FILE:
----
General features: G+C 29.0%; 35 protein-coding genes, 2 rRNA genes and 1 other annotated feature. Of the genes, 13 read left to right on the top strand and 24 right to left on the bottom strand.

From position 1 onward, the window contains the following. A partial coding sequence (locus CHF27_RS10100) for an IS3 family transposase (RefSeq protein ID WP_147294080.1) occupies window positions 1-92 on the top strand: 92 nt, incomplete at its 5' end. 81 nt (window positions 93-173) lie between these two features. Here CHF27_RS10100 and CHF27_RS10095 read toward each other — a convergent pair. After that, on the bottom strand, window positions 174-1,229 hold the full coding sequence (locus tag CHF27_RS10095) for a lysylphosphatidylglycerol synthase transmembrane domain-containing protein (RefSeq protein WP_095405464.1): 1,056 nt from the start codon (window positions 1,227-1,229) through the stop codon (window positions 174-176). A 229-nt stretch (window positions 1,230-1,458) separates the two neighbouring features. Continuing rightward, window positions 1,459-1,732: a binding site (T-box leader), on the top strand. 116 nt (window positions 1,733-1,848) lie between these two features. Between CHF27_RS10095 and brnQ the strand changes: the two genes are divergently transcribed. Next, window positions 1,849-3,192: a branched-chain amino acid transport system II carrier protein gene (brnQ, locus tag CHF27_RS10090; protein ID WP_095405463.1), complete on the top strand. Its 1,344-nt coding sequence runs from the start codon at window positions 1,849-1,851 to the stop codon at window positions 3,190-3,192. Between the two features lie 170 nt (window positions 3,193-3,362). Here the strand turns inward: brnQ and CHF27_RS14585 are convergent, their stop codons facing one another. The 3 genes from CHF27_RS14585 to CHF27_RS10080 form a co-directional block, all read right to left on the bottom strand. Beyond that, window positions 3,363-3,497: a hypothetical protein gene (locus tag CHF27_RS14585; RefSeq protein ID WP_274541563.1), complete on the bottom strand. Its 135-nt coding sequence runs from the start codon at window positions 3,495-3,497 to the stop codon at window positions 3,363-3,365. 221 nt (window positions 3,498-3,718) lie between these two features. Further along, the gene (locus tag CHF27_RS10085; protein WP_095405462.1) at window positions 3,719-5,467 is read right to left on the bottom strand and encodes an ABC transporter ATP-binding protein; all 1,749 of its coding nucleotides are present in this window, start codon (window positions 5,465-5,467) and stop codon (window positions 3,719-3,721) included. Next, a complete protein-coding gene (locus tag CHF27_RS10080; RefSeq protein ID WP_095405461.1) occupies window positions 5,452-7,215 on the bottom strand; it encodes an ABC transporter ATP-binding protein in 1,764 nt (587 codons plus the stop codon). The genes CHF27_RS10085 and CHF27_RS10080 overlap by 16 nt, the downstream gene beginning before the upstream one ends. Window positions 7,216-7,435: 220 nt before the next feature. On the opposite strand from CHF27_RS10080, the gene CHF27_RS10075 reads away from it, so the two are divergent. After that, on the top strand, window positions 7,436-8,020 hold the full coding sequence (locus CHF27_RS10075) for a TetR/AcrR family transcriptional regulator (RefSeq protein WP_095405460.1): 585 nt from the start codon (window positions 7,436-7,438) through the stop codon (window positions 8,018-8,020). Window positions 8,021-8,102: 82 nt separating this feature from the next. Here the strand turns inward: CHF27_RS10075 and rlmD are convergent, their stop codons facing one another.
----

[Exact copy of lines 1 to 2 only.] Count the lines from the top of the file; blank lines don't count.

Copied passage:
General features: G+C 29.0%; 35 protein-coding genes, 2 rRNA genes and 1 other annotated feature. Of the genes, 13 read left to right on the top strand and 24 right to left on the bottom strand.

From position 1 onward, the window contains the following. A partial coding sequence (locus CHF27_RS10100) for an IS3 family transposase (RefSeq protein ID WP_147294080.1) occupies window positions 1-92 on the top strand: 92 nt, incomplete at its 5' end. 81 nt (window positions 93-173) lie between these two features. Here CHF27_RS10100 and CHF27_RS10095 read toward each other — a convergent pair. After that, on the bottom strand, window positions 174-1,229 hold the full coding sequence (locus tag CHF27_RS10095) for a lysylphosphatidylglycerol synthase transmembrane domain-containing protein (RefSeq protein WP_095405464.1): 1,056 nt from the start codon (window positions 1,227-1,229) through the stop codon (window positions 174-176). A 229-nt stretch (window positions 1,230-1,458) separates the two neighbouring features. Continuing rightward, window positions 1,459-1,732: a binding site (T-box leader), on the top strand. 116 nt (window positions 1,733-1,848) lie between these two features. Between CHF27_RS10095 and brnQ the strand changes: the two genes are divergently transcribed. Next, window positions 1,849-3,192: a branched-chain amino acid transport system II carrier protein gene (brnQ, locus tag CHF27_RS10090; protein ID WP_095405463.1), complete on the top strand. Its 1,344-nt coding sequence runs from the start codon at window positions 1,849-1,851 to the stop codon at window positions 3,190-3,192. Between the two features lie 170 nt (window positions 3,193-3,362). Here the strand turns inward: brnQ and CHF27_RS14585 are convergent, their stop codons facing one another. The 3 genes from CHF27_RS14585 to CHF27_RS10080 form a co-directional block, all read right to left on the bottom strand. Beyond that, window positions 3,363-3,497: a hypothetical protein gene (locus tag CHF27_RS14585; RefSeq protein ID WP_274541563.1), complete on the bottom strand. Its 135-nt coding sequence runs from the start codon at window positions 3,495-3,497 to the stop codon at window positions 3,363-3,365. 221 nt (window positions 3,498-3,718) lie between these two features. Further along, the gene (locus tag CHF27_RS10085; protein WP_095405462.1) at window positions 3,719-5,467 is read right to left on the bottom strand and encodes an ABC transporter ATP-binding protein; all 1,749 of its coding nucleotides are present in this window, start codon (window positions 5,465-5,467) and stop codon (window positions 3,719-3,721) included. Next, a complete protein-coding gene (locus tag CHF27_RS10080; RefSeq protein ID WP_095405461.1) occupies window positions 5,452-7,215 on the bottom strand; it encodes an ABC transporter ATP-binding protein in 1,764 nt (587 codons plus the stop codon). The genes CHF27_RS10085 and CHF27_RS10080 overlap by 16 nt, the downstream gene beginning before the upstream one ends. Window positions 7,216-7,435: 220 nt before the next feature. On the opposite strand from CHF27_RS10080, the gene CHF27_RS10075 reads away from it, so the two are divergent. After that, on the top strand, window positions 7,436-8,020 hold the full coding sequence (locus CHF27_RS10075) for a TetR/AcrR family transcriptional regulator (RefSeq protein WP_095405460.1): 585 nt from the start codon (window positions 7,436-7,438) through the stop codon (window positions 8,018-8,020). Window positions 8,021-8,102: 82 nt separating this feature from the next. Here the strand turns inward: CHF27_RS10075 and rlmD are convergent, their stop codons facing one another.